Apple CEO takes to the stump to hawk the iPad Pro
- 12 November, 2015 00:05
Apple executives, including CEO Tim Cook, have been beating the iPad Pro drum in public, engaging in a very un-Apple thing -- "good, old-fashioned attention-getting," said one analyst.
The 12.9-in. iPad Pro tablet went on sale Wednesday at Apple's online store, with the device slated to show up on the company's retail shelves Friday. (Those who ordered online today could pick up their new tablets at an Apple Store or opt for Friday delivery.)
But in the days leading up to the launch, Cook, as well as Eddy Cue, the lieutenant in charge of Internet software and services, touted the iPad Pro at multiple locales and to multiple news outlets.
On a swing through Europe, Cook trumpeted the bigger iPad Pro as a substitute for many of the tasks that consumers, creative professionals and office workers require of their personal computers. "I think if you're looking at a PC, why would you buy a PC anymore? No really, why would you buy one?", Cook told The Telegraph on Monday, perhaps forgetting for a moment that the Mac is, in fact, a personal computer.
A day later, in Ireland to announce an expansion of Apple's manufacturing facility there, Cook took time to bash Microsoft's Surface Book, the new laptop that boasts a detachable tablet-like screen. "It's a product that tries too hard to do too much," Cook said in an interview with The Independent. "It's trying to be a tablet and a notebook and it really succeeds at being neither. It's sort of deluded."
Meanwhile, a plethora of iPad Pro reviews surfaced earlier Wednesday from a troop of sources that had been seeded devices last week. The number of reviews, and reviewers, was significantly larger than the days when only a handful of people -- literally fewer than five -- got early access.
Is this a new Apple? The late Steve Jobs certainly didn't go on the technology business version of a whistle-stop campaign. Is Apple worried so about slumping tablet sales that it's turned to traditional marketing tactics?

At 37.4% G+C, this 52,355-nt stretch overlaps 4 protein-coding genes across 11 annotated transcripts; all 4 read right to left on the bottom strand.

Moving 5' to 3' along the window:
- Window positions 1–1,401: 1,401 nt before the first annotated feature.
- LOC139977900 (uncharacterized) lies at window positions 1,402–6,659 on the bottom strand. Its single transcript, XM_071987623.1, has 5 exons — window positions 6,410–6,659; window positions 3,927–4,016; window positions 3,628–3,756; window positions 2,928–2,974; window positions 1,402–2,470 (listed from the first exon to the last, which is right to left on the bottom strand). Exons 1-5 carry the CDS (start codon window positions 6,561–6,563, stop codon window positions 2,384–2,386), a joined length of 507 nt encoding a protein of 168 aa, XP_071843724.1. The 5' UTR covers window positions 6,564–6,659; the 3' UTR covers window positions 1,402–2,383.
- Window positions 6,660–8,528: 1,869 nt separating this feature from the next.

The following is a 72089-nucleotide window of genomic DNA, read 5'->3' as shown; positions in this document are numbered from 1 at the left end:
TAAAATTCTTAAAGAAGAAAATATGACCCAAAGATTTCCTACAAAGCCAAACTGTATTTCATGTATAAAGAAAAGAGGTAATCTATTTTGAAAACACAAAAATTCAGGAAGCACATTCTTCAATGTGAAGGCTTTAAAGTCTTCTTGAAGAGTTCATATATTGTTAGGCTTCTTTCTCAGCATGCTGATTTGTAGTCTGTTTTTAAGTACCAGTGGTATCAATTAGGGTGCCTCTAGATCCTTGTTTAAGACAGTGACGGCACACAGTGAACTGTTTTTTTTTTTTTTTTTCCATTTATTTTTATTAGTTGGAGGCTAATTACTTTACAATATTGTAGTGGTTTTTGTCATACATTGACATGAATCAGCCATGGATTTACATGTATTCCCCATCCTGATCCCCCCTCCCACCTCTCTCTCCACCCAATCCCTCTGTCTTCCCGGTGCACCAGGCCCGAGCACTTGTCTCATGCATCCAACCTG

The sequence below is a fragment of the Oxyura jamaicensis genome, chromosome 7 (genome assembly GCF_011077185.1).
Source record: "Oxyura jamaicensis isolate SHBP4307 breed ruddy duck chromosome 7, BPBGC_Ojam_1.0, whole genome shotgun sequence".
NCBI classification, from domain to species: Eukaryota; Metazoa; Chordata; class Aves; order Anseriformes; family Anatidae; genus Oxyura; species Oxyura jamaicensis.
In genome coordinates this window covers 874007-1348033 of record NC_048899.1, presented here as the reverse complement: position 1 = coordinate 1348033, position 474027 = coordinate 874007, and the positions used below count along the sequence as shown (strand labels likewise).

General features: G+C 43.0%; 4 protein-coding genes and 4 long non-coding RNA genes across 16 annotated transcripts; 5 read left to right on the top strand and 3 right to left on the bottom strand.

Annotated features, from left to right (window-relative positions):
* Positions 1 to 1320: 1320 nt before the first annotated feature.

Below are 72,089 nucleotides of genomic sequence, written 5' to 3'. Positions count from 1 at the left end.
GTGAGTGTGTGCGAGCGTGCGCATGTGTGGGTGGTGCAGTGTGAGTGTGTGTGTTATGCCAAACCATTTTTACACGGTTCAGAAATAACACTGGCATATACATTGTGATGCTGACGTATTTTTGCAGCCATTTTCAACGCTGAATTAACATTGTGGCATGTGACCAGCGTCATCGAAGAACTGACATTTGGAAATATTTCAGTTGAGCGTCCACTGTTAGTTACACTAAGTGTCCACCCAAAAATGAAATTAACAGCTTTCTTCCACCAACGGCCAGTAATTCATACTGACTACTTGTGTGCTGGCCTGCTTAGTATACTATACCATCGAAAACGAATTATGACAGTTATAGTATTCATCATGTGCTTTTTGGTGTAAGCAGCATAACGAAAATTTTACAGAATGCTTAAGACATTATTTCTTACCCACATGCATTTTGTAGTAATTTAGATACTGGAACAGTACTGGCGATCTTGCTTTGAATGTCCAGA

"I think this is just good, old-fashioned attention-getting," said Patrick Moorhead, principal analyst with Moor Insights & Strategy, of the multiple Cook and Cue interviews, and the more expansive reviewer list. Moorhead was one analyst who had a week with the iPad Pro before today. "It's a product that is a little bit of a problem to position. It doesn't replace a PC, it's an extension of the iPad [line]. That requires explanation, and requires Cook and Cue to put an emphasis on it."
Carolina Milanesi, chief of research for Kantar WorldPanel Comtech, also published a review today based on her early time with the tablet. Her thoughts were similar to Moorhead's, but she saw the face time by Cook as, if not unplanned, then dual purpose. "In his case, it's maybe a coincidence because he's in Europe [on other business]," Milanesi said.
"There's no pressure on Apple related to iPad revenue or from the marketplace, but Apple knows it has to get people to care about tablets again," she added. "People have moved on from tablets. So this is how Apple gets people to pay attention."
By tablet sales in general, and iPad sales specifically, people do seem to have moved on. Perhaps not from tablets, but from buying new tablets. iPad sales have contracted for seven straight fiscal quarters, dropping 20% in the September quarter of 2015 compared to the same period the year before. That was the second-largest decline in the iPad's five-year history.
"Apple is very confident that they have a good product in the iPad Pro," said Milanesi, citing bullish comments Cook and other executives have repeatedly made, long before the iPad Pro's introduction, about the tablet market and its potential. "But the category has stagnated. That's what this is. We're seeing more executives being vocal about the tablet to get people to care again."
One prominent hint of the lack of attention paid to the iPad was during last month's quarterly earnings call, when near its end, Cook said, sotto voce, "Nobody is asking about iPad on the call," after financial analysts had ignored the tablet.
"The industry and people have written off the category, but that's not the case for Apple," said Milanesi.
According to research firm Gartner, just 17% of consumers surveyed in the U.S., Brazil, China, France and India and the U.K., said they planned to purchase a tablet in the next year.
"Apple doesn't need growth from the iPad," Moorhead said, pointing to the continued billions the Cupertino, Calif. company rakes in from its iPhone, $32.2 billion in the September quarter alone. "What it has to do is show that the iPad has more momentum with the Pro."